Are the posted questions getting worse?

  • This is from a job posting that another department in my company put together.

    Basic Qualifications

    Bachelor’s degree in data science or related field and 2+ years of related experience

    Proven experience writing relational and multi-dimensional SQL database queries.

    Experience with Azure Data Lake

    Experience with ETL and ELT that move data from disparate systems.

    Experience with Git and Azure DevOps, JSON.

    Scripting language experience: Python, PowerShell.

    Understanding of OLTP databases, OLAP databases, data stores, and analytical structure principles

    Knowledge of data mining and segmentation techniques

    Experience with designing, building, monitoring, and troubleshooting BI solutions.

    Demonstrated innovation, customer focus, attention to detail, acquisition of new technical skills, and ability to navigate ambiguous and fast-paced situations.

    Preferred Qualifications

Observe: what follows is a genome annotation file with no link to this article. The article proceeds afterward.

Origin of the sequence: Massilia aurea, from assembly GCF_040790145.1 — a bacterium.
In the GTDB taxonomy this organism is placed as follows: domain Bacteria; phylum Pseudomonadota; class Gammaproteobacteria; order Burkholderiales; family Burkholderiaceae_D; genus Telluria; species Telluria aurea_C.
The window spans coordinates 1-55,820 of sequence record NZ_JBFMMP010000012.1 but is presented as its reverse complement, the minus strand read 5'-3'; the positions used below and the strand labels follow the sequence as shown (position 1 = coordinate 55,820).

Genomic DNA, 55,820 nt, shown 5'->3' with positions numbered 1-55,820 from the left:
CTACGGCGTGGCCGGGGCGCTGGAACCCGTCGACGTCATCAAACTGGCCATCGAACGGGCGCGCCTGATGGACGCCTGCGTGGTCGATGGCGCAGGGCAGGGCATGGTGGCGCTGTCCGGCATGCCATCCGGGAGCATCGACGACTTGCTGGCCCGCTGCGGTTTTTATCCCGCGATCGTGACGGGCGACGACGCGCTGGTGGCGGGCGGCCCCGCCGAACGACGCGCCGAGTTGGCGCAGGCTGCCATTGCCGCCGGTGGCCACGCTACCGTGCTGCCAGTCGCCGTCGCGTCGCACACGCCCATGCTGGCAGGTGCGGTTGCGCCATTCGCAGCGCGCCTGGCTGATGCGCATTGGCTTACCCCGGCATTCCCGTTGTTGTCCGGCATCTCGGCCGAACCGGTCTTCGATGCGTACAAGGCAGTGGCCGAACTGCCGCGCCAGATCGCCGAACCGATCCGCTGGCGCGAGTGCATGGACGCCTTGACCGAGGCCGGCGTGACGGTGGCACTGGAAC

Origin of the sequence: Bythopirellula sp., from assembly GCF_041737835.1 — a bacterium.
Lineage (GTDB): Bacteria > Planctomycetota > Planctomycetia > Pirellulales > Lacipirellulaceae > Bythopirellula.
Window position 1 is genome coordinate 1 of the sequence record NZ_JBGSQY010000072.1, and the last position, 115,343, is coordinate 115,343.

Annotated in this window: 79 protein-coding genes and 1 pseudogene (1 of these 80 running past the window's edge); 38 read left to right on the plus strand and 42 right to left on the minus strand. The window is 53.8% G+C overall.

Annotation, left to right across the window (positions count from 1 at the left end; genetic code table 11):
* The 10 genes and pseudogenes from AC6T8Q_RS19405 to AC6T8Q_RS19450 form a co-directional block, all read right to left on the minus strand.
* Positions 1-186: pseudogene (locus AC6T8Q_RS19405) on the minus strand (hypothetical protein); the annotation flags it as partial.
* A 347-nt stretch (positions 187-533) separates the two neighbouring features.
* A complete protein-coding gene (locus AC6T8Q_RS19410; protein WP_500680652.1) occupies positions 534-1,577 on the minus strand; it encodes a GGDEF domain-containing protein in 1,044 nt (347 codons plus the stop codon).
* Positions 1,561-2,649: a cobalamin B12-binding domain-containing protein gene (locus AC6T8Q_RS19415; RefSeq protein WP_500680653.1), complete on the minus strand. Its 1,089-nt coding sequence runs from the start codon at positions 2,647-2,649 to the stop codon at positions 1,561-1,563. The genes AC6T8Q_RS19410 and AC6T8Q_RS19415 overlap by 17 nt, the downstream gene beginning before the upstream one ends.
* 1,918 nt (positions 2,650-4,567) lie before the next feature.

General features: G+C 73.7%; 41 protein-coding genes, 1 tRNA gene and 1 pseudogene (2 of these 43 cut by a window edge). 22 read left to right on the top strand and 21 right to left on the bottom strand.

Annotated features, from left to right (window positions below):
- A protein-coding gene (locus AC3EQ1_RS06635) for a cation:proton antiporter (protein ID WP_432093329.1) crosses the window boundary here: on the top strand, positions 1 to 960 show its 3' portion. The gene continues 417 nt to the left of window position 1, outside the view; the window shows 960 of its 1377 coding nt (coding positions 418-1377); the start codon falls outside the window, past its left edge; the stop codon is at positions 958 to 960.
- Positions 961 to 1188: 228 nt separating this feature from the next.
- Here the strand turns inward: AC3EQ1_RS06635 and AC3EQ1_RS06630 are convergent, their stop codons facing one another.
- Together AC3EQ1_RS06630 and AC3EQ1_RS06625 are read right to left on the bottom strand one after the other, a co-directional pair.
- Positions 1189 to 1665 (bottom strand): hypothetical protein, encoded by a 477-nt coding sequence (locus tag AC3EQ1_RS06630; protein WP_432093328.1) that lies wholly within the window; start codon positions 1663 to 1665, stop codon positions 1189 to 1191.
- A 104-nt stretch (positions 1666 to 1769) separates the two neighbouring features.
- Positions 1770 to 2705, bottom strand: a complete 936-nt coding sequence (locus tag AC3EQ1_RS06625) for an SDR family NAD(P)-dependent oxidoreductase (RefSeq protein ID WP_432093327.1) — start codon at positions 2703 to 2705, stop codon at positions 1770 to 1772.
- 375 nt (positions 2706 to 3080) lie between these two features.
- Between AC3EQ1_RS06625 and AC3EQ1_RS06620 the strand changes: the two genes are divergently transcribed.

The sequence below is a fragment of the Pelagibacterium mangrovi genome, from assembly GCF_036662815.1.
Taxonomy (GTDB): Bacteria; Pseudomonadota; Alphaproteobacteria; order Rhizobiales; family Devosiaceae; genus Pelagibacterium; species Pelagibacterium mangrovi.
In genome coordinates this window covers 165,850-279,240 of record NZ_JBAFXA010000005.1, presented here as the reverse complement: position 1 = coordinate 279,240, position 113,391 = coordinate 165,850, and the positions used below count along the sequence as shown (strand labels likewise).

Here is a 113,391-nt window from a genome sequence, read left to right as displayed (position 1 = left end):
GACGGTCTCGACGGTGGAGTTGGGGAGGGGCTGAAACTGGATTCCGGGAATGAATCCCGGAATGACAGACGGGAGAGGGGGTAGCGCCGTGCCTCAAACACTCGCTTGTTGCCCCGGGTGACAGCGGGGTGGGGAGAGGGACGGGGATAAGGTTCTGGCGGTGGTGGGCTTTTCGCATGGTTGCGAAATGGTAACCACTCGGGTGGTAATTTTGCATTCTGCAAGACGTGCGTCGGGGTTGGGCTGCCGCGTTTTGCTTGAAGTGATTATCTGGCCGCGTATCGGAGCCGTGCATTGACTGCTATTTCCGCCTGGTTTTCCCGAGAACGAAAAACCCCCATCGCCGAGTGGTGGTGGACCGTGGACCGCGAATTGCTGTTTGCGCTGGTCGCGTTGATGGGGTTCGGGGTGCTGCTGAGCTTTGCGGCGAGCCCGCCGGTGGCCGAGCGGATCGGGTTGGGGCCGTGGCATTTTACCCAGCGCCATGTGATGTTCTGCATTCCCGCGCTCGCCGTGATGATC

Master’s degree in data science or related field and 2+ years of related experience

    ·         Microsoft certification DP-203: Data Engineering on Microsoft Azure.

    ·         Experience with Azure Databricks.

    ·         Experience with Microsoft Power BI including DAX commands.

    ·         Experience with Microsoft SQL Server stored procedures and functions.

    ·         Proficiency and application of R language.

     

    Michael L John
    If you assassinate a DBA, would you pull a trigger?
    To properly post on a forum:
    http://www.sqlservercentral.com/articles/61537/

  • jonathan.crawford wrote:

    Rubber ducky effect is strong for me this morning. Was baffled for the past couple of days as to why the "exact same code" would work in a query window but fail within a tSQLt test. Finally decided to post the question here, as I'm writing up the sample code I realize …… that the test that's failing is in a different schema than the code I'm using.